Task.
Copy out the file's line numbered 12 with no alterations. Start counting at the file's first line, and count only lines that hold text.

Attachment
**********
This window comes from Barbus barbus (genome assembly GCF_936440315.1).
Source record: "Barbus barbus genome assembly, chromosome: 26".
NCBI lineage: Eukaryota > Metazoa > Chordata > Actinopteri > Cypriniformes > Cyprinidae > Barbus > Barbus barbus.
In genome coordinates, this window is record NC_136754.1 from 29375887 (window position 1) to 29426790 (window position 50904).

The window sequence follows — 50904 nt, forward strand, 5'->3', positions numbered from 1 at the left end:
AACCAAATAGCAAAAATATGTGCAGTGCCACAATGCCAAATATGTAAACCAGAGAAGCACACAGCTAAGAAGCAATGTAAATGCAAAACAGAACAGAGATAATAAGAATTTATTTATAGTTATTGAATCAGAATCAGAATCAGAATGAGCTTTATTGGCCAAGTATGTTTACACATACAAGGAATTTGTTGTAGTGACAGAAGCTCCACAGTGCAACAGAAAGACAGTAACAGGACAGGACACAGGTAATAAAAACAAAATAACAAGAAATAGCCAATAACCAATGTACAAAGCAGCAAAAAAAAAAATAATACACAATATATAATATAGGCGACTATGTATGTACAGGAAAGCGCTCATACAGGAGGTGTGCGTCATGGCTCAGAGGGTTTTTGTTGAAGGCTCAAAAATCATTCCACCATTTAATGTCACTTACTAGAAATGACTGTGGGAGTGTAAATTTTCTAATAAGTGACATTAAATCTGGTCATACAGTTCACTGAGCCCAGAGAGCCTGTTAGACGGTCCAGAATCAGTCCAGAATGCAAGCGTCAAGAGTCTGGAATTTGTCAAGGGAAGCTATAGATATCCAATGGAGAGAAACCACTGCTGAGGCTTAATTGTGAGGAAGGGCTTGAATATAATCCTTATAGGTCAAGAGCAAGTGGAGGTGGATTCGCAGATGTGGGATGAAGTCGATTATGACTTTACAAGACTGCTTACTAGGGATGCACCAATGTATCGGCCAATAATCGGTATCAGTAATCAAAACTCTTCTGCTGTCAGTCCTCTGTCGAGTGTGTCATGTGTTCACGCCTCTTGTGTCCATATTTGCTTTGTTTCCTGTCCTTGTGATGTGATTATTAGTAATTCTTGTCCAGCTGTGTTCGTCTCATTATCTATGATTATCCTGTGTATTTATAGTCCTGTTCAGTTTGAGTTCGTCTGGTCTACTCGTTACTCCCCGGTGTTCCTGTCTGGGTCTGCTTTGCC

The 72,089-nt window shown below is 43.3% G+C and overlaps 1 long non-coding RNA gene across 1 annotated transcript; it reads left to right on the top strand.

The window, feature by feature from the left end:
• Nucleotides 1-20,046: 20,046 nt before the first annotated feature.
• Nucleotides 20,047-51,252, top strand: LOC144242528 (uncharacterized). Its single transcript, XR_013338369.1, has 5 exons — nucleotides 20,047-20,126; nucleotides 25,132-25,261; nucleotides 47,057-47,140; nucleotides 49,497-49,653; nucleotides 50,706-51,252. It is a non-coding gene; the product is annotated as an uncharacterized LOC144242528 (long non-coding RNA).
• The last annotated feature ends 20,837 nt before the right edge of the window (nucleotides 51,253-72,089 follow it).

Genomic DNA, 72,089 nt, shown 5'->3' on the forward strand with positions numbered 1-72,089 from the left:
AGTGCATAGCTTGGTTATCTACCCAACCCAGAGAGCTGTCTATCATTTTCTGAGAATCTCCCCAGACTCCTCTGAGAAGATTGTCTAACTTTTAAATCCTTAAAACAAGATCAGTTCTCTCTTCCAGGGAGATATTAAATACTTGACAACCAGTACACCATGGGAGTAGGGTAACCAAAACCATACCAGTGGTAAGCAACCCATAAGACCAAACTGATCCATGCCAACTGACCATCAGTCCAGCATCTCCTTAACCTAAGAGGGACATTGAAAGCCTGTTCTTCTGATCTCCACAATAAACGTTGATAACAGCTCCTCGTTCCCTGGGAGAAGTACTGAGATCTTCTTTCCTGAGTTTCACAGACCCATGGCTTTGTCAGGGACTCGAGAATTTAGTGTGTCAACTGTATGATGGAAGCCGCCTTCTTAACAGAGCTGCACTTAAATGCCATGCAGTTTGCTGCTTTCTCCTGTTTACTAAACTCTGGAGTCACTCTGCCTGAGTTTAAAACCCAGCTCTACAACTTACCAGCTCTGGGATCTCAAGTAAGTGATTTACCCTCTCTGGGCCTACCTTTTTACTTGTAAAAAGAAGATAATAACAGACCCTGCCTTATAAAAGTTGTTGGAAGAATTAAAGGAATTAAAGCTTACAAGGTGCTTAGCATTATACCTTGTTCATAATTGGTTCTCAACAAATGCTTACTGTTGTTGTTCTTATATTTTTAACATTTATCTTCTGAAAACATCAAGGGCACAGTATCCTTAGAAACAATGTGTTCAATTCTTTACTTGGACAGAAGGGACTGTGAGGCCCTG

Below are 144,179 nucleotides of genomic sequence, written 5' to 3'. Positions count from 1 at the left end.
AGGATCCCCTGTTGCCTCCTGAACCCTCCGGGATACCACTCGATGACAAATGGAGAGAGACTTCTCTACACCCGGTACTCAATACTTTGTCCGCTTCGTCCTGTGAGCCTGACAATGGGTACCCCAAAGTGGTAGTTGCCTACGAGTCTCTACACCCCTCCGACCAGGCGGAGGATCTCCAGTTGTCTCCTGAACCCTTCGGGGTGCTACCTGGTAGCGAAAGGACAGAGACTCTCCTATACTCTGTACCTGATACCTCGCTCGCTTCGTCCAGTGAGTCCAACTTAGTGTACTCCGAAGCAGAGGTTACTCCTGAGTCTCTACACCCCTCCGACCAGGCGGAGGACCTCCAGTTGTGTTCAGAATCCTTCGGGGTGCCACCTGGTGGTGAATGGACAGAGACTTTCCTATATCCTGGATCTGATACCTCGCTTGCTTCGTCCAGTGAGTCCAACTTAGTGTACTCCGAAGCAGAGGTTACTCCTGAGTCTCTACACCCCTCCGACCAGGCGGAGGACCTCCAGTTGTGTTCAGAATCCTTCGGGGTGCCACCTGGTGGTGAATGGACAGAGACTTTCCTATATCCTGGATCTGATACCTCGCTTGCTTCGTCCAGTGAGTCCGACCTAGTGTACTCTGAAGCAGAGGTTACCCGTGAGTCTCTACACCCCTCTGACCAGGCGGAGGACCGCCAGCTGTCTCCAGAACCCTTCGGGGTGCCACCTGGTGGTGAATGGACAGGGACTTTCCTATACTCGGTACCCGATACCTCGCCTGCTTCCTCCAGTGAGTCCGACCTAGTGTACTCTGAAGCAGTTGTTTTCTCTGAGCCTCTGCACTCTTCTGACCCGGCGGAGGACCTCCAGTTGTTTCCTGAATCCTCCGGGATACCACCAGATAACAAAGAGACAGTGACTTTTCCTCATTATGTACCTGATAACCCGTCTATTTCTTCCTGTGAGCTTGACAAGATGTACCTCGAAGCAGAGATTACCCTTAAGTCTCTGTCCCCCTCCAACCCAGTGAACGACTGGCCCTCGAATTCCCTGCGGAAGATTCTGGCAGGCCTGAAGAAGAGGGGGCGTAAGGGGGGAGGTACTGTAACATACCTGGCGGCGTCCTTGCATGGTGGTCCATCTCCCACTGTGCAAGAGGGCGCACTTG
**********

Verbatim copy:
Genomic DNA, 72,089 nt, shown 5'->3' on the forward strand with positions numbered 1-72,089 from the left: